Plenty of people play video games on TV screens, but soon we could be playing games on TV shows. And I, for one, am absolutely thrilled. Interactive TV is an idea that has been tossed around for some time now, with game shows where viewers call in to answer obnoxiously easy trivia questions, but this retirement home-esque chipper activity is hardly groundbreaking or innovative. But if a recent Sony patent is a sign of things to come, the whole meaning of interactive TV could be changed drastically, and most certainly for the better.
According to an article on LiveScience.com, Sony has filed a patent for a game of sorts in which viewers can control on-screen avatars, using them to chuck tomatoes at actors or kick them in the pants (“Interactive TV to put you in the show,” 11/08/2009). This is obviously just a first step, and it’s not clear how many people would jump at the chance to throw tomatoes at actors — especially if the technology required special movie discs to use, which is up in the air right now.
Possible future forays into the interactive TV world are speculated to include adding cartoon shootable characters to otherwise live-action war movies, and, more interestingly, the ability to race actual NASCAR drivers in actual NASCAR races. Yes, that’s right. They may have just found a way to make NASCAR entertaining. And any idea that can accomplish that seemingly impossible task deserves all the attention and investment we can give it.
Game shows are an obvious start, and producers know it. There are late-night Game Show Network interactive programs in which viewers at home serve as contestants via phone. Let’s combine everyone’s desire to play along with some kick-ass tech. Could there honestly be anything more enjoyable than playing along with a full episode of “The Price is Right?” To bid on every show, to play every pricing game, to spin that lovely illuminated wheel — oh, ‘twould be rapturous. And to play “Lingo” and “Chain Reaction” against those nincompoops they disguise as contestants, even just on my computer screen where only I would know, would be the greatest vindication against GSN I could ever imagine.
The LiveScience.com article also cites data from Nielsen Media Research — for which I made my feelings quite clear a fortnight past — that many people are also interacting with other viewers online while watching shows. This is called an “interactive experience,” though taking a shot of your favorite mind-number every time “Family Guy” pulls a cut-away gag or references a previous episode seems more interactive to me. But there are plenty of TV shows using the Internet as well. ESPN’s “SportsNation” uses online polling to the point of irritancy. Maybe someday live online polling could actually guide the course of a television show as it airs. Multiple endings are often filmed for movies and TV shows alike — why not make a veritable vote-your-own-adventure show? Sure, it would be extremely time-consuming to shoot, and a lot of footage would be wasted, but it would also be, without question, the best thing to ever happen to my TV screen. Ever.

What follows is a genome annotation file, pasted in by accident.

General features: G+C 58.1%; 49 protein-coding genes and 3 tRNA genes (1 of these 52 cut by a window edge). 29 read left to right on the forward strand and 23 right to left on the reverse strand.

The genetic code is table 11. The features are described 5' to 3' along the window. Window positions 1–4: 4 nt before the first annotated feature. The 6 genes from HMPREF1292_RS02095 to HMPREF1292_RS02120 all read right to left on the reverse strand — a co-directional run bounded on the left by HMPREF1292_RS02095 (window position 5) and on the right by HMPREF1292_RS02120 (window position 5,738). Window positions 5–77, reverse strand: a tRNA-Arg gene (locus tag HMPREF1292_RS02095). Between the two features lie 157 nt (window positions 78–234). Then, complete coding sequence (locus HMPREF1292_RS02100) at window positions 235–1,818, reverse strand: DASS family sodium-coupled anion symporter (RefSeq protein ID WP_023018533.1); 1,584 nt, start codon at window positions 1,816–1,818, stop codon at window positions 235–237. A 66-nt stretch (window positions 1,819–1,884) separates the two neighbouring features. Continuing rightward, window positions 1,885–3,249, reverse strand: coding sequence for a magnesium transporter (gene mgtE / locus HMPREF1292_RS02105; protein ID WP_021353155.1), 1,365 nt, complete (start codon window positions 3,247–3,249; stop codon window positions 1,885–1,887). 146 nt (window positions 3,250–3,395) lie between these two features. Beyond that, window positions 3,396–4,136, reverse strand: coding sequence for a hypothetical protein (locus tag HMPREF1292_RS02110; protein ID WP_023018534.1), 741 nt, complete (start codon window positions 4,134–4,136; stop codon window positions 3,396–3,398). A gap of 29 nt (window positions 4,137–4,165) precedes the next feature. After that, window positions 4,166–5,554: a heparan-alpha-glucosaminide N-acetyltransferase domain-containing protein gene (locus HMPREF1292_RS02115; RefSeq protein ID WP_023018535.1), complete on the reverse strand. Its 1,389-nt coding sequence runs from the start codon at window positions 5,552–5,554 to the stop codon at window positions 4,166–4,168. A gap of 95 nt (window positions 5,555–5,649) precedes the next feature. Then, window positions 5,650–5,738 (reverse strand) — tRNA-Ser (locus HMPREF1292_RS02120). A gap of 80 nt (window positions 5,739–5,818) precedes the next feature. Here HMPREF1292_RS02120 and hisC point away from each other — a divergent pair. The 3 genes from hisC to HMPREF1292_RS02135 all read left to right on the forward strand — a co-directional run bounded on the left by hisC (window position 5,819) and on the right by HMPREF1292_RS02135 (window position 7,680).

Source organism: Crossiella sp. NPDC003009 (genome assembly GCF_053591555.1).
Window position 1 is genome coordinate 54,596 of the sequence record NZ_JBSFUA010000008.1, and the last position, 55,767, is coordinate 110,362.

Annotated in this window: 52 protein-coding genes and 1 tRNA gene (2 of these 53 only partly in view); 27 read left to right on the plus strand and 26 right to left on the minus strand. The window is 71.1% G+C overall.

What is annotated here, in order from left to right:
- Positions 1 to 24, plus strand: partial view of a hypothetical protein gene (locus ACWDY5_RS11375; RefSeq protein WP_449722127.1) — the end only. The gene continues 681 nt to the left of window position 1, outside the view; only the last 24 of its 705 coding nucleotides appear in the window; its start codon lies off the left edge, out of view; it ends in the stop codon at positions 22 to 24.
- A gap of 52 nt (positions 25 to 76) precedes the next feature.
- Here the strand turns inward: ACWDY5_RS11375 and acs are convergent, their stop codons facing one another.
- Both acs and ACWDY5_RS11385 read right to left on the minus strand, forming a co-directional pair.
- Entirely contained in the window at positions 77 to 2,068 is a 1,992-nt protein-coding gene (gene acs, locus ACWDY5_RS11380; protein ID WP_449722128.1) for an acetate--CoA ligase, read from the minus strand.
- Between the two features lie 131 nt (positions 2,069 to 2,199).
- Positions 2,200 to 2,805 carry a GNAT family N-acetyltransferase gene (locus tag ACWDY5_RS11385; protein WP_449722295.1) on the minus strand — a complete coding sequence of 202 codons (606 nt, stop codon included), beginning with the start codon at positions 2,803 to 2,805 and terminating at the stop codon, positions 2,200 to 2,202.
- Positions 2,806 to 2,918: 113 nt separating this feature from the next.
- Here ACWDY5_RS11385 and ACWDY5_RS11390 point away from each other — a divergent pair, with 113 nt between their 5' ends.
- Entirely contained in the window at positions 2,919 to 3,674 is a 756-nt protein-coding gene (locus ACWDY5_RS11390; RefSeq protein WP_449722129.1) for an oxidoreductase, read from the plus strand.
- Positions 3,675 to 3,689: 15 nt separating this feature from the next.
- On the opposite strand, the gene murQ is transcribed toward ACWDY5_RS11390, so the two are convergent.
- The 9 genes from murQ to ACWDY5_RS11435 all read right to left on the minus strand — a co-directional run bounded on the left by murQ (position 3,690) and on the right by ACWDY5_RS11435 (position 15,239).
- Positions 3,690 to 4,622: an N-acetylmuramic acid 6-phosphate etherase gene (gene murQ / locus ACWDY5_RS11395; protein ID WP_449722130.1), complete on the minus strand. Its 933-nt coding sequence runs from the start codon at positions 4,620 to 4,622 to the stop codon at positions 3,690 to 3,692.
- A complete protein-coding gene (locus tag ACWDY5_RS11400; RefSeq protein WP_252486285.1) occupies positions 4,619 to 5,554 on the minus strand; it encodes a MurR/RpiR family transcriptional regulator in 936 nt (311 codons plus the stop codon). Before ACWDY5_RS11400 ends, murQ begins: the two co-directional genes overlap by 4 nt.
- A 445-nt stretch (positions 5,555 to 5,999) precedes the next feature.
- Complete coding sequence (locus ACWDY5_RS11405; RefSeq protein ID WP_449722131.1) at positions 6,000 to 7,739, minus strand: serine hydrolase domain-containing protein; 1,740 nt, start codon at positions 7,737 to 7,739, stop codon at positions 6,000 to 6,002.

The best thing, that is, before we combine these two kinds of interactivity. The pinnacle of television and the ideal future of new media (a vague term to which this column should also supposedly pertain) would be participating visibly via avatar in a television broadcast in a way that can actually change an outcome. Sure, racing in NASCAR would be fun and gratifying. And voting the outcome of a TV show could be incredibly intriguing, both seeing the show unfold and seeing how America tends to vote when it comes to potential moral dilemmas. But the ultimate enterprise would be to combine the two, watching a character you control yourself going through one of many possible live-action stories written by some of the best TV writers in the business.
Some people would argue this has already been done. Video games follow generally this formula. Obviously, some distinctions between the two exist, and more would have to be made. In the new-media utopia of interactive TV, you aren’t able to “lose.” Also, there are no save points or going back and trying again in interactive TV — if you fuck up your character’s life, you have to deal with it, because there’s no rewind or load button on interactive live TV. It essentially becomes “Second Life,” but with well-written plot twists, pretty celebrities and a half-hour time slot to stop you from pissing away your life.
So that’s probably way too ambitious for right now, but hey, why not put it out there? For now, let’s start kicking “Law & Order” cast members in the crotch and throwing tomatoes at the little tykes of “Secret Life of the American Teenager.” It may not be able to alter world just yet, but dear lord would it be satisfying.